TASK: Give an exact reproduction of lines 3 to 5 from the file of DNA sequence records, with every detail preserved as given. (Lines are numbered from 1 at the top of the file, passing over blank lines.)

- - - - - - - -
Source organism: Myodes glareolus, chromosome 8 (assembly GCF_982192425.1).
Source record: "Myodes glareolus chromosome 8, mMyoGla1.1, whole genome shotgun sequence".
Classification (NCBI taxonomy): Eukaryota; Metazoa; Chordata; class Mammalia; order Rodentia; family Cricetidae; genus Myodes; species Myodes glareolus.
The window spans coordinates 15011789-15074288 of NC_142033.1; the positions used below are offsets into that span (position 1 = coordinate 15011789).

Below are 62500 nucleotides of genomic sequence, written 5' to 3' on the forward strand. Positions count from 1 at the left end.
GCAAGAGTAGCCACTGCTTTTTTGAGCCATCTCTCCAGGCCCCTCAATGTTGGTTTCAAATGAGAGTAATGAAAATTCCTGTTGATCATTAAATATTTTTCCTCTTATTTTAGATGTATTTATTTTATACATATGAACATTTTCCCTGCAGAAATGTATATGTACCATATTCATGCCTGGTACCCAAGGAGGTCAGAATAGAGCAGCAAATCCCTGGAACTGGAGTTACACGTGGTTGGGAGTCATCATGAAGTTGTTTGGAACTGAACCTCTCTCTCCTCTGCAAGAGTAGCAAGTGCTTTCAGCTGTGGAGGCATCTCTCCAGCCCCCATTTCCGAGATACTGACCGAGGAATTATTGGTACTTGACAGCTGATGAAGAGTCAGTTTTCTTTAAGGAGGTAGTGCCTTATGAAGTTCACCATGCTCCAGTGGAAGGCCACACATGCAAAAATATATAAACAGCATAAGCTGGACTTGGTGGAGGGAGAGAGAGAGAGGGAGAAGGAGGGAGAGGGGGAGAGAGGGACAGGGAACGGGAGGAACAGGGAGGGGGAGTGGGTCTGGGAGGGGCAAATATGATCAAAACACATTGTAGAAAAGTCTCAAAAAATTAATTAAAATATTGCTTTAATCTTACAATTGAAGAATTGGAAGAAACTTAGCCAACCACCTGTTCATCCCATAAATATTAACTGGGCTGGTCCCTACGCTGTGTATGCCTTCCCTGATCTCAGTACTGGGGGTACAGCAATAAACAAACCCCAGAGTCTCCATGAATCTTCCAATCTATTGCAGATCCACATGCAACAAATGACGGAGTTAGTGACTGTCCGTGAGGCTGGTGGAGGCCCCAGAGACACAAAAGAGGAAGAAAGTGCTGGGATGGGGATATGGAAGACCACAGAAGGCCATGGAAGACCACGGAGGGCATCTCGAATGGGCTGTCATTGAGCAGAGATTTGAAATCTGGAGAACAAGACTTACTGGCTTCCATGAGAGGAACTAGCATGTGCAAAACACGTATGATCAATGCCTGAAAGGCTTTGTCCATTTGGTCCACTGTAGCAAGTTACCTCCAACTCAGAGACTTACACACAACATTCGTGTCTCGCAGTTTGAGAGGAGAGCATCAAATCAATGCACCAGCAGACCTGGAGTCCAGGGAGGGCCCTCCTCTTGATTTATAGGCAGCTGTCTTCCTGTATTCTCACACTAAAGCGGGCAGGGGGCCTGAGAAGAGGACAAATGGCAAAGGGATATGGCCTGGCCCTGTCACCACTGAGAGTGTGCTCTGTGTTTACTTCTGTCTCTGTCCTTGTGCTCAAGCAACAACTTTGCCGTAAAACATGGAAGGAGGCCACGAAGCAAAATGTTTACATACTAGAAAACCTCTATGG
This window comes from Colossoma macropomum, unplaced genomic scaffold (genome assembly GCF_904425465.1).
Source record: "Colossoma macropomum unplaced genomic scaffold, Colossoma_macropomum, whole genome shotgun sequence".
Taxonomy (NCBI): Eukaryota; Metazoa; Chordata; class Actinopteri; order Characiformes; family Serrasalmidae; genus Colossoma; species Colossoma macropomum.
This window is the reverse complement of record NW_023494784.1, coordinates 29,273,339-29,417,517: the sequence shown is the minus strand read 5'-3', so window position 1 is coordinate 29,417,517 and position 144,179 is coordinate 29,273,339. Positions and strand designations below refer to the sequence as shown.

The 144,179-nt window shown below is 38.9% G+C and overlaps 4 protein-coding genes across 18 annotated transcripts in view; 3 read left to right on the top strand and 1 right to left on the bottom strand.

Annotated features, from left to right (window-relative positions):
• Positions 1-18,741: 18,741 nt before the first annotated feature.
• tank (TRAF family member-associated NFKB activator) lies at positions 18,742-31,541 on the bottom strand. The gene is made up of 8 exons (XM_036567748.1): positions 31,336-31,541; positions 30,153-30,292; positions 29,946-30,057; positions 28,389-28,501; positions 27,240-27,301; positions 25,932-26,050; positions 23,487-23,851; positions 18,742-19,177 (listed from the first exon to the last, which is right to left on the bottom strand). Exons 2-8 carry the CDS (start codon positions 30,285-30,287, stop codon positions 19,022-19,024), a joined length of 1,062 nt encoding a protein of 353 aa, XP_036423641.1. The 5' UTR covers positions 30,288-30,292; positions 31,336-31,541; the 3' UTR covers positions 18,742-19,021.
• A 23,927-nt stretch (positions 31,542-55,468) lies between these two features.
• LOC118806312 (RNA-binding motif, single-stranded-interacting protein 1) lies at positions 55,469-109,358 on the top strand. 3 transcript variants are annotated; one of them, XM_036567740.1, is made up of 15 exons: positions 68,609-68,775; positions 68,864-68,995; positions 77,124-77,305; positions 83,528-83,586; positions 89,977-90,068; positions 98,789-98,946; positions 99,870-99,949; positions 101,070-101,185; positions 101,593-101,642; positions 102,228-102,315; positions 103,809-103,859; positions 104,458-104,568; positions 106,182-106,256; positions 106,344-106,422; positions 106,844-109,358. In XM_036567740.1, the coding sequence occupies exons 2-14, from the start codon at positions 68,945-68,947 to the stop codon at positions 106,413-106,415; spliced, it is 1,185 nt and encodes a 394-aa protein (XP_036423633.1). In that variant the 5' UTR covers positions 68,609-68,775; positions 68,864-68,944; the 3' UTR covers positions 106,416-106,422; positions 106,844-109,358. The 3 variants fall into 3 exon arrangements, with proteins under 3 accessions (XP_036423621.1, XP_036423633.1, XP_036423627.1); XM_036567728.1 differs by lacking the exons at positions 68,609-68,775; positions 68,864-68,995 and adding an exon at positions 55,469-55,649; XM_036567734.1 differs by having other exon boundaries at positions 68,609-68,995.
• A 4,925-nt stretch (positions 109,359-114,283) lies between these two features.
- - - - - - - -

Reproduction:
Classification (NCBI taxonomy): Eukaryota; Metazoa; Chordata; class Mammalia; order Rodentia; family Cricetidae; genus Myodes; species Myodes glareolus.
The window spans coordinates 15011789-15074288 of NC_142033.1; the positions used below are offsets into that span (position 1 = coordinate 15011789).

Below are 62500 nucleotides of genomic sequence, written 5' to 3' on the forward strand. Positions count from 1 at the left end.